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Lung transplant recipient Sarah Murnaghan accompanied by her parents Fran, left, and Janet walks from a news conference Monday, June 23, 2014, at their home in Newtown Square, Pa. A national transplant board has permanently adopted a rule that gives children a better shot at donor lungs. The vote comes a year after a Sarah Murnaghan's need for new lungs sparked a national debate on donor rules. The Organ Procurement and Transplantation Network says the issue affects only about 20 children a year. The group Monday approved a rule that lets children also apply for adult lungs. (AP Photo/Matt Rourke)

PHILADELPHIA (AP) — A national transplant board has permanently adopted a rule that gives sick children a better shot at donor lungs.

The vote Monday came a year after a Pennsylvania girl's need for new lungs sparked a national debate on donor rules. The Organ Procurement and Transplantation Network will now give children more consideration for adult lungs.

A federal judge had ordered the network to add 11-year-old Sarah Murnaghan, of Newtown Square, to the adult list last year as she battled end-stage cystic fibrosis.

After two transplants — one failed — Sarah is now breathing on her own for the first time in three years.

In a statement, her family called the lawsuit "the absolute last resort" after other appeals failed.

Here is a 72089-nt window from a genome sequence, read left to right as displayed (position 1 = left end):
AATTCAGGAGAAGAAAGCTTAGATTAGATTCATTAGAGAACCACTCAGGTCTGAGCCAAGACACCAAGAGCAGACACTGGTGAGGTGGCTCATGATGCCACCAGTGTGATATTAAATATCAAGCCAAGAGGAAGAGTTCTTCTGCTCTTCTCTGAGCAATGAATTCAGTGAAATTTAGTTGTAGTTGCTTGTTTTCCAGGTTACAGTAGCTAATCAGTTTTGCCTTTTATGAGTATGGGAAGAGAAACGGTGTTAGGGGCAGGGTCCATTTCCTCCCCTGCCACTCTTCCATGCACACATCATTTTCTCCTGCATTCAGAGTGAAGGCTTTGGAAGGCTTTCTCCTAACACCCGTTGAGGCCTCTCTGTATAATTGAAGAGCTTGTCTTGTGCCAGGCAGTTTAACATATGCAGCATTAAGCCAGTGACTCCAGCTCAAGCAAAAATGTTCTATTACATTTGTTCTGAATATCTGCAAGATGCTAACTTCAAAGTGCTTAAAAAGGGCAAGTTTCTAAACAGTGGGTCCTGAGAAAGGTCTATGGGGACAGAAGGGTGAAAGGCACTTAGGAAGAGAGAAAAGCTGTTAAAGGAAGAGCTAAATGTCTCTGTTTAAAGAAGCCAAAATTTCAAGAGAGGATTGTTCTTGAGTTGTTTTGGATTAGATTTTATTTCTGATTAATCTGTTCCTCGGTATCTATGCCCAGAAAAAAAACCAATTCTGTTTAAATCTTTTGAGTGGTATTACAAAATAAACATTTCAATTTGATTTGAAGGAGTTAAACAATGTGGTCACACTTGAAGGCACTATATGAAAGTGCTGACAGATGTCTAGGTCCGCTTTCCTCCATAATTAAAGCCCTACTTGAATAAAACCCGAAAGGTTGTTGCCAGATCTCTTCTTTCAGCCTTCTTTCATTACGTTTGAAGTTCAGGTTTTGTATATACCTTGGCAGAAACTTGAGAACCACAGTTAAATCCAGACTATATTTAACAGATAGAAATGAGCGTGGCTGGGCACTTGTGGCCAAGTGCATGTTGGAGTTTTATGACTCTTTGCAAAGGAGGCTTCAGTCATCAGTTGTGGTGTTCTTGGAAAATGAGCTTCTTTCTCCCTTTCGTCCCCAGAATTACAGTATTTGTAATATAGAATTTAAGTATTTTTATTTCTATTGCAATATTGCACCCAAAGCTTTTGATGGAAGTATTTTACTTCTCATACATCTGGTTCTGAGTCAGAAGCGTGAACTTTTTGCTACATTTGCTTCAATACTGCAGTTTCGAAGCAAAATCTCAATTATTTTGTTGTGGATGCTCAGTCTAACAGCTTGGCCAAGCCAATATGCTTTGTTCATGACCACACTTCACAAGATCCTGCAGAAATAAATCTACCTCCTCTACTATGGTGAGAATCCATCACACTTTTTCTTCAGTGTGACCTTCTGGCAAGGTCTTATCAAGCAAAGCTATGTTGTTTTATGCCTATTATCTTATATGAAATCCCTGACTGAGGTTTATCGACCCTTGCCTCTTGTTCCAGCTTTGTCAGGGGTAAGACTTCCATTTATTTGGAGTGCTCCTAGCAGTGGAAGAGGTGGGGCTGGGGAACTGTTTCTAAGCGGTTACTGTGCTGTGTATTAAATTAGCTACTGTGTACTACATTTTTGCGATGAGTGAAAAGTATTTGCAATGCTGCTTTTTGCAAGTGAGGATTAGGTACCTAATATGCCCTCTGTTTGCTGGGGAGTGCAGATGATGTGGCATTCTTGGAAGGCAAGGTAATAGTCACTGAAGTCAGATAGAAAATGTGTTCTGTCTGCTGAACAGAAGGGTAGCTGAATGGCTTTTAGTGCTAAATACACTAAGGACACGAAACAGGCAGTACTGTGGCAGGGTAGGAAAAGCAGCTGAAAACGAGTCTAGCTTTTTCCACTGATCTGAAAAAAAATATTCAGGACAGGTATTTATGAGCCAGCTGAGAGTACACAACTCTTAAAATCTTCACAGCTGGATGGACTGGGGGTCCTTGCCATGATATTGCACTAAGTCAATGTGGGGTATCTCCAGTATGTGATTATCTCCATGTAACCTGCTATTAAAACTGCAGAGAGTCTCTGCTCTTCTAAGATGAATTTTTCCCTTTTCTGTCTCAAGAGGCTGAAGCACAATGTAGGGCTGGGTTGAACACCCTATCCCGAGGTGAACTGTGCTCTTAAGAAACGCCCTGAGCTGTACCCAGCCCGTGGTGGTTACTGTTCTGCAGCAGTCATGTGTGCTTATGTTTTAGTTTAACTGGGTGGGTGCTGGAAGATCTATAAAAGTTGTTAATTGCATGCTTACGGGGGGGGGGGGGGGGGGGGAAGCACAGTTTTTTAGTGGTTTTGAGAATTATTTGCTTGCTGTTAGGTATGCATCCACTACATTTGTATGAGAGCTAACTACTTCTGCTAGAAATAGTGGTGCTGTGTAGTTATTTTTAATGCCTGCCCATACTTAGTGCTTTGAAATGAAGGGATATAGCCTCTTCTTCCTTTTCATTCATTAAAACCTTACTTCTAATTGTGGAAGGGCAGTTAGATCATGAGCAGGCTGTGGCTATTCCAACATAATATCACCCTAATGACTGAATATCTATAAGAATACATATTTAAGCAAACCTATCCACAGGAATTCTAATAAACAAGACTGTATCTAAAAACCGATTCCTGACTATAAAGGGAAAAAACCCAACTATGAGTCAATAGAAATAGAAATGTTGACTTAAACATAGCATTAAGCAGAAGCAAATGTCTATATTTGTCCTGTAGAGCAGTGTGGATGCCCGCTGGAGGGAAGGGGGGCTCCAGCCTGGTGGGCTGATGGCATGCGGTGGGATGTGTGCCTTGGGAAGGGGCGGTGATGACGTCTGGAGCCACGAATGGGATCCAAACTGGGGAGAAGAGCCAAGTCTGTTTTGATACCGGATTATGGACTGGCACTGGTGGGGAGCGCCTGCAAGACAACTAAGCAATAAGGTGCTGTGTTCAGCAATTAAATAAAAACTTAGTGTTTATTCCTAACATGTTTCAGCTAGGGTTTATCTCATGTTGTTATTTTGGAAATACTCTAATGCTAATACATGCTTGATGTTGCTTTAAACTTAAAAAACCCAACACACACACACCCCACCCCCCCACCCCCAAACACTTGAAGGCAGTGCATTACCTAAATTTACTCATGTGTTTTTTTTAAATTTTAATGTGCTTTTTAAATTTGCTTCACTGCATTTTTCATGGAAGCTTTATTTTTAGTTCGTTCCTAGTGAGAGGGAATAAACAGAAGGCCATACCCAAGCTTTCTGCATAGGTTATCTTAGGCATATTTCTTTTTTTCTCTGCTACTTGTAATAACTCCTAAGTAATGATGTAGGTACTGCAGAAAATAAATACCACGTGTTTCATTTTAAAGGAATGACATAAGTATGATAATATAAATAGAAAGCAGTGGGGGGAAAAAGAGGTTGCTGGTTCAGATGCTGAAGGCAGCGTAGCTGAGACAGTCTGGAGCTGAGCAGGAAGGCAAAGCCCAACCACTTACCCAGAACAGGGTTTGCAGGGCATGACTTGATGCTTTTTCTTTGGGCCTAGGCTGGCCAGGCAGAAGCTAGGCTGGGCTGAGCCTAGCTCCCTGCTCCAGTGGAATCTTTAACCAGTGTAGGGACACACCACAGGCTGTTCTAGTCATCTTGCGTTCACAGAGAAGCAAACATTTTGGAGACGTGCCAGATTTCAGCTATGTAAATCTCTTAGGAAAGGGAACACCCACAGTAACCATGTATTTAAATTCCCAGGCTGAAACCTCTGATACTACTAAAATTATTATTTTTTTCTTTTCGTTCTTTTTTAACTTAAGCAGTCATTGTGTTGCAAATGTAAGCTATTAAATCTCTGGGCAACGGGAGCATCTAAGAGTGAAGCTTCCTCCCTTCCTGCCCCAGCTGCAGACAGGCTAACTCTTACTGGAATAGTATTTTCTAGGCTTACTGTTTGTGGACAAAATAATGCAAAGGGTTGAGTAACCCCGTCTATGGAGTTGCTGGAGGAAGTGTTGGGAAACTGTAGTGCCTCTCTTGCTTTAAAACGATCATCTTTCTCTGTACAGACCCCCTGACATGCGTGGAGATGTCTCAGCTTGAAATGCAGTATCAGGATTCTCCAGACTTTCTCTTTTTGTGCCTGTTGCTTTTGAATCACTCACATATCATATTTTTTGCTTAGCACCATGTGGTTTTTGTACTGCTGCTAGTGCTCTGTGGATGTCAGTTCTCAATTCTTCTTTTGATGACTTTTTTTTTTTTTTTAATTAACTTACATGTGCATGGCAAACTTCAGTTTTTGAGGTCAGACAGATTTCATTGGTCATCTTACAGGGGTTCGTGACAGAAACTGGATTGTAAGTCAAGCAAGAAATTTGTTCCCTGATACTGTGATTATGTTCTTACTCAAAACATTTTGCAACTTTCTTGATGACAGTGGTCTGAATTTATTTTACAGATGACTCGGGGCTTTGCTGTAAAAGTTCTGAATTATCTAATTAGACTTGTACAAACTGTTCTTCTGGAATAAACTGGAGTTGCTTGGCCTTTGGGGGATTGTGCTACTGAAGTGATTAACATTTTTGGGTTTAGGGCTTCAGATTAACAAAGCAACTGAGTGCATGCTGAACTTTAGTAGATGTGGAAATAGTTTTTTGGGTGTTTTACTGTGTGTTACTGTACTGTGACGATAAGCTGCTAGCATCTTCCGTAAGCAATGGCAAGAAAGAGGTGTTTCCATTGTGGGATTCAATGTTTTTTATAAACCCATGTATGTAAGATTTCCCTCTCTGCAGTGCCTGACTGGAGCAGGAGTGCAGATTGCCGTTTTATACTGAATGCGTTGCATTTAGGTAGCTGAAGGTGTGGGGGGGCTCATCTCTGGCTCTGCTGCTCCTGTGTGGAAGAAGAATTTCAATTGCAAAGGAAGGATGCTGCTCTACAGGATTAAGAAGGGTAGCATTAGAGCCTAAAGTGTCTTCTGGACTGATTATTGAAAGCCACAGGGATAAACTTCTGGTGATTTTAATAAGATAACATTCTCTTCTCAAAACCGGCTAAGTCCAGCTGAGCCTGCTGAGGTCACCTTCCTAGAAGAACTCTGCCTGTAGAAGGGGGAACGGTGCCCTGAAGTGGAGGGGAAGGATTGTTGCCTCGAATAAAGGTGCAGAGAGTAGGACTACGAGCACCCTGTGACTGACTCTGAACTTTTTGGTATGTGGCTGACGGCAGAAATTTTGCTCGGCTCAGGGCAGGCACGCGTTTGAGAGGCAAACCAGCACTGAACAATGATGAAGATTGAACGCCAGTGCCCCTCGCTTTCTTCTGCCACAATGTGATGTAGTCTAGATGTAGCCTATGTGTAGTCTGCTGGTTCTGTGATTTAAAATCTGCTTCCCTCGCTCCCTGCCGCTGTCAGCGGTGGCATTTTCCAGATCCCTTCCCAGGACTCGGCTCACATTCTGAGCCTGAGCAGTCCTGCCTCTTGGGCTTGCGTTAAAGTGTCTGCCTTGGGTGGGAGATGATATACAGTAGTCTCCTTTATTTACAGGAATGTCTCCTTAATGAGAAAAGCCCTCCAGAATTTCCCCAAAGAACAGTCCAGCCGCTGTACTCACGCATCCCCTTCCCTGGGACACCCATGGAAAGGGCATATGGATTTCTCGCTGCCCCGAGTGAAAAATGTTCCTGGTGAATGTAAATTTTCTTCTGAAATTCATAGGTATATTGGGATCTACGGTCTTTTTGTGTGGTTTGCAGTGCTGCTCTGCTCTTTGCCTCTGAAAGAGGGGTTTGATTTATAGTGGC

"We believed making lungs from donors 12 and older available to children under 12 who are good candidates to receive them was the right thing to do. We very much appreciate that the medical community (now) agrees with that," the family, including parents Janet and Francis Murnaghan, said.

The lung transplant issue only affects about 20 children a year, making it difficult to study outcomes, the network said. A dozen children have asked to be added to the adult list under a waiver this past year, but most are still matched with donor lungs from children, the transplant network said.

"Any allocation policy must weigh the unique needs and circumstances of transplant candidates with the benefit a transplant can provide them," said Dr. Stuart Sweet, secretary of the network, a private nonprofit group that manages U.S. organ allocation.


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"This is a difficult balance for very young lung transplant candidates in particular," Sweet said. "The progression of their lung disease may be considerably different from other patients, even those just a few years older."

Lung transplants are not a cure for cystic fibrosis but can buy time. The typical life expectancy for cystic fibrosis patients is 37 years and continues to rise as new medical advances are developed.

The case raised questions among some health specialists and medical ethicists about how organ donation rules are developed and under what circumstances they might be disregarded.